profits of the Austrian enterprise under subpart F of the 
Internal Revenue Code.
    The proposed Convention contains standard rules making its 
benefits unavailable to persons engaged in treaty-shopping. The 
current treaty contains no such anti-treaty-shopping rules. The 
proposed Convention also contains the standard rules necessary 
for administering the Convention, including rules for the 
resolution of disputes under the Convention and for exchange of 
information. The proposed Convention significantly expands the 
scope of the exchange of information between the United States 
and Austria. For example, U.S. tax authorities will be given 
access to Austrian bank information in connection with any 
``penal investigation.''
    The Convention authorizes the General Accounting Office and 
the Tax-Writing Committees of Congress to obtain access to 
certain tax information exchanged under the Convention for use 
in their oversight of the administration of U.S. tax laws and 
treaties.
    This Convention is subject to ratification. It will enter 
into force on the first day of the second month following the 
exchange of instruments of ratification and will have effect 
with respect to taxes withheld by the source country for 
payments made or credited on or after the first day of the 
second month following entry into force and in other cases for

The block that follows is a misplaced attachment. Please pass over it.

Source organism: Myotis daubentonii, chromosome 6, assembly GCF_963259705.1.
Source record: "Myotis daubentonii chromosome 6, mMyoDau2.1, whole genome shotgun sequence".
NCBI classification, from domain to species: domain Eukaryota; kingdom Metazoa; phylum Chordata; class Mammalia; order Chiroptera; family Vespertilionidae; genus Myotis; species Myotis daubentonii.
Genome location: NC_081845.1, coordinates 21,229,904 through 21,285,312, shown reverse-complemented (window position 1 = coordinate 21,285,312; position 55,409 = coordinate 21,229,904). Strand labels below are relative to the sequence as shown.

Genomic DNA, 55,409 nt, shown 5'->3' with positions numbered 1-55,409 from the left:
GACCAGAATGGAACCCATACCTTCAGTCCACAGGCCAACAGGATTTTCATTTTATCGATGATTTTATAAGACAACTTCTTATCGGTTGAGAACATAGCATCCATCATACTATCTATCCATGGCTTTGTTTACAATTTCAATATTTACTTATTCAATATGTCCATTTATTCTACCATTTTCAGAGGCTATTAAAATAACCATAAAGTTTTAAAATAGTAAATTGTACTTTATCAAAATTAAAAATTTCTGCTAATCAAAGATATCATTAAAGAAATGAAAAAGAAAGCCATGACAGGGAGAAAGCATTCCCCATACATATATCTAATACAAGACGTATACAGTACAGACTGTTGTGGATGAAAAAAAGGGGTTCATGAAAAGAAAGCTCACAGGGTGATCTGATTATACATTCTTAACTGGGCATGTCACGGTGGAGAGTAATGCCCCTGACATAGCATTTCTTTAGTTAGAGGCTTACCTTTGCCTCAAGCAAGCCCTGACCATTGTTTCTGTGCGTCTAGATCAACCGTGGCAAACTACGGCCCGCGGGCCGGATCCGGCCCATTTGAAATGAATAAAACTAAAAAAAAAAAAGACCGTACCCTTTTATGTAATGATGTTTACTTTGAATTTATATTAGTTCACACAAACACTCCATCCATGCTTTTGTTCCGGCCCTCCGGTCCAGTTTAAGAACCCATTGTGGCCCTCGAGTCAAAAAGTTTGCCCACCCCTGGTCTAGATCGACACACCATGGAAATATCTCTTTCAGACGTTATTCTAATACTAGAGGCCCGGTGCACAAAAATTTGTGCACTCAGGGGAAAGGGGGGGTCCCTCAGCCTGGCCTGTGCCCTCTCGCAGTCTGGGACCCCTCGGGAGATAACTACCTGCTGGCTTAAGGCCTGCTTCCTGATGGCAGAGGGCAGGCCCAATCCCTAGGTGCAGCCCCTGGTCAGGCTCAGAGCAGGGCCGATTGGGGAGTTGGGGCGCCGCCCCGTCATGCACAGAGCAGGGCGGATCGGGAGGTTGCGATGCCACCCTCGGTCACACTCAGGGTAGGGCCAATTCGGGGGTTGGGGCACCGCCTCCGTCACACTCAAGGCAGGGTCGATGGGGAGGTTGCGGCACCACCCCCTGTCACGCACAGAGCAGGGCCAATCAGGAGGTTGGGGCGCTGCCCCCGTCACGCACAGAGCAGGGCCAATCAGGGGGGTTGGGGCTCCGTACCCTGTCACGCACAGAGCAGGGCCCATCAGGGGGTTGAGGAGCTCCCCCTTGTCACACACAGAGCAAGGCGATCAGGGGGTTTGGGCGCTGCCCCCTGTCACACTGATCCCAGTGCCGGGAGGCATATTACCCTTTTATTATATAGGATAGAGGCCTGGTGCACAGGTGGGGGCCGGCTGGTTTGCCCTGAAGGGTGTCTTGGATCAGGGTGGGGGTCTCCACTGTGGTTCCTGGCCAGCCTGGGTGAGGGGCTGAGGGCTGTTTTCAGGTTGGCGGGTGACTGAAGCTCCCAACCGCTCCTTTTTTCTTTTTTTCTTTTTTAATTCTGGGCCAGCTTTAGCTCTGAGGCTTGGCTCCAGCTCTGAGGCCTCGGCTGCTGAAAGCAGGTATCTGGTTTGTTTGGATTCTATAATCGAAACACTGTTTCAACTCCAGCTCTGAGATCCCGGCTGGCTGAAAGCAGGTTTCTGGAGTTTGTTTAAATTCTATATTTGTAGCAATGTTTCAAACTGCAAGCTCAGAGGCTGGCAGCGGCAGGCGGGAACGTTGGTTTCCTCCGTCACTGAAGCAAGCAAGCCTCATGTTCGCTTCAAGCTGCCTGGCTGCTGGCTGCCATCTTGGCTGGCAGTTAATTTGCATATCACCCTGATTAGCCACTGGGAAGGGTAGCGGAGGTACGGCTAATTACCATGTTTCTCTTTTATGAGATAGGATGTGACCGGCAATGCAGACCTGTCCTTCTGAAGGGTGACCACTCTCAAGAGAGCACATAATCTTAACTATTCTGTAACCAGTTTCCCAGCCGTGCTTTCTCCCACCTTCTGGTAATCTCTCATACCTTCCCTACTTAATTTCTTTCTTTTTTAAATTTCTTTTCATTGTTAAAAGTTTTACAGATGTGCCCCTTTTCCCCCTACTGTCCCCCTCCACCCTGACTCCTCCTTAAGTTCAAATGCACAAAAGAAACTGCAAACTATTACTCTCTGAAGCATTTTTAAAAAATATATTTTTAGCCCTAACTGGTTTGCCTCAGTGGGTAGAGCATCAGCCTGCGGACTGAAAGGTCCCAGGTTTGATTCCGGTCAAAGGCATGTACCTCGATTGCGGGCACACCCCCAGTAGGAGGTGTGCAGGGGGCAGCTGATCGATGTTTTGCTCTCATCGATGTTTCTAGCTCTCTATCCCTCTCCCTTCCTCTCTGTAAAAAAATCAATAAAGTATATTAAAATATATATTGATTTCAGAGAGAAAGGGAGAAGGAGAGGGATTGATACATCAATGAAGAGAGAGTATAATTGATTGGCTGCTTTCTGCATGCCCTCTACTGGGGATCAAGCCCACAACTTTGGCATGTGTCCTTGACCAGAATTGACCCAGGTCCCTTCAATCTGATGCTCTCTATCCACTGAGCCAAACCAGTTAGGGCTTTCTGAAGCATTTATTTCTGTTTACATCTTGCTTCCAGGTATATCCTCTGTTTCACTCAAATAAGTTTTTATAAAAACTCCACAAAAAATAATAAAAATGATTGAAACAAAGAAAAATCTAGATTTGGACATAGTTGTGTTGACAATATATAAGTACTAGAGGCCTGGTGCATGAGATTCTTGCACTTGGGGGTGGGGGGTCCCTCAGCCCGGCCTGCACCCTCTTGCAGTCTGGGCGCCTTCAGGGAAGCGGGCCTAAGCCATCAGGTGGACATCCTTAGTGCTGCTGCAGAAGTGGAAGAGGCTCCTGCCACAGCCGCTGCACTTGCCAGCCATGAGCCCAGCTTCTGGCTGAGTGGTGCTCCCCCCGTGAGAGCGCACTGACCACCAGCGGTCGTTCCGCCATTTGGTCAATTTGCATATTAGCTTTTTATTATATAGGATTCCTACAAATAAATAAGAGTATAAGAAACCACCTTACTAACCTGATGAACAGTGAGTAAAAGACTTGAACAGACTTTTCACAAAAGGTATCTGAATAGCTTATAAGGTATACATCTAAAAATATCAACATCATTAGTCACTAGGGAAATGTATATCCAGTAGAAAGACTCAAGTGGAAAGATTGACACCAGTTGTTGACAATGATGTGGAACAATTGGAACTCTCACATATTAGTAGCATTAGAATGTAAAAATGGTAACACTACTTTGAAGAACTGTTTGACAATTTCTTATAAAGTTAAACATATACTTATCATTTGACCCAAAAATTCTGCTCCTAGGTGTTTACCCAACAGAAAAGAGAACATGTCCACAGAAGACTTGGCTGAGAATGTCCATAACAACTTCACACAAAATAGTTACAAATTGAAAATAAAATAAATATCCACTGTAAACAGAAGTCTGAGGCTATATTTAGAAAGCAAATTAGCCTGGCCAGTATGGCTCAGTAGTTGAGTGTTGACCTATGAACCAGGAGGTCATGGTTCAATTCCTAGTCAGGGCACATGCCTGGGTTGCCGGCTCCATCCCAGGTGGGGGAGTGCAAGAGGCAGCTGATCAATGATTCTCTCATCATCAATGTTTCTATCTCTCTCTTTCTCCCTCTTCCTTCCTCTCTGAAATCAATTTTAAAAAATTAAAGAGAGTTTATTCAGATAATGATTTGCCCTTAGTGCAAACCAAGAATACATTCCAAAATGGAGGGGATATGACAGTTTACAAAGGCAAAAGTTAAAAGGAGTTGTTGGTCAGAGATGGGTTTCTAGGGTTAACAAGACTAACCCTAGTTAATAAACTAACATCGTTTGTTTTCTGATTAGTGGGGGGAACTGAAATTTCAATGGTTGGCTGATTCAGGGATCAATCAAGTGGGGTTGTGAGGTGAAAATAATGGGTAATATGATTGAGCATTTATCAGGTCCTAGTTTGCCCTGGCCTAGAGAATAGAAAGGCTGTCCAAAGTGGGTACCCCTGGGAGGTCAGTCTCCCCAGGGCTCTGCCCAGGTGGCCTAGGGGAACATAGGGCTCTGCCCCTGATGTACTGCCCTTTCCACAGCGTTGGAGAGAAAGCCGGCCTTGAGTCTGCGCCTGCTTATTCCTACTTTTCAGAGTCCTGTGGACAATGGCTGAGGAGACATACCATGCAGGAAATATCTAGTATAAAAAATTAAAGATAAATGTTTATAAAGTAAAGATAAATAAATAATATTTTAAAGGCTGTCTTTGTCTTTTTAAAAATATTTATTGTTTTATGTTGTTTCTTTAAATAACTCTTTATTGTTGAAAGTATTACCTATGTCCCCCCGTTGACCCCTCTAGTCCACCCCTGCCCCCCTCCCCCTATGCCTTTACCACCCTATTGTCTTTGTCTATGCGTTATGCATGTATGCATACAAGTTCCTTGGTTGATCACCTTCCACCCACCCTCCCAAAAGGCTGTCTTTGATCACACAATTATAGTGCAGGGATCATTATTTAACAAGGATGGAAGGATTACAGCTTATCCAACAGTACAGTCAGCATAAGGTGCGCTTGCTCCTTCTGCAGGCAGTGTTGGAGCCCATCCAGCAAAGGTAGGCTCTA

taxable years beginning on or after the first day of January 
following the date on which the Convention enters into force. 
When the present convention affords a more favorable result for 
a taxpayer than the proposed Convention, the taxpayer may elect 
to continue to apply the provisions of the present convention, 
in its entirety, for one additional year.
    This Convention will remain in force indefinitely unless 
terminated by one of the Contracting States. Either State may 
terminate the Convention after five years from its entry into 
force by giving at least six months of prior notice through 
diplomatic channels.
    An exchange of notes with an attached Memorandum of 
Understanding accompanies the Convention and provides 
clarification with respect to the application of the Convention 
in specified cases. For example, the Memorandum specifies that 
the term ``penal investigation,'' in connection with which U.S. 
tax authorities will be given access to Austrian bank 
information, applies to proceedings carried out by either 
judicial or administrative bodies. Of particular importance in 
expanding the exchange of tax information with Austria is the 
provision in the Memorandum that commencement of a criminal 
investigation by the Criminal Investigation Division of the 
Internal Revenue Service constitutes a ``penal investigation.''
    A technical memorandum explaining in detail the provisions 
of the Convention will be prepared by the Department of the 
Treasury and will be submitted separately to the Senate 
Committee on Foreign Relations.
    The Department of the Treasury and the Department of State 
cooperated in the negotiation of the Convention. It has the 
full approval of both Departments.
    Respectfully submitted,
                                                     Lynn E. Davis.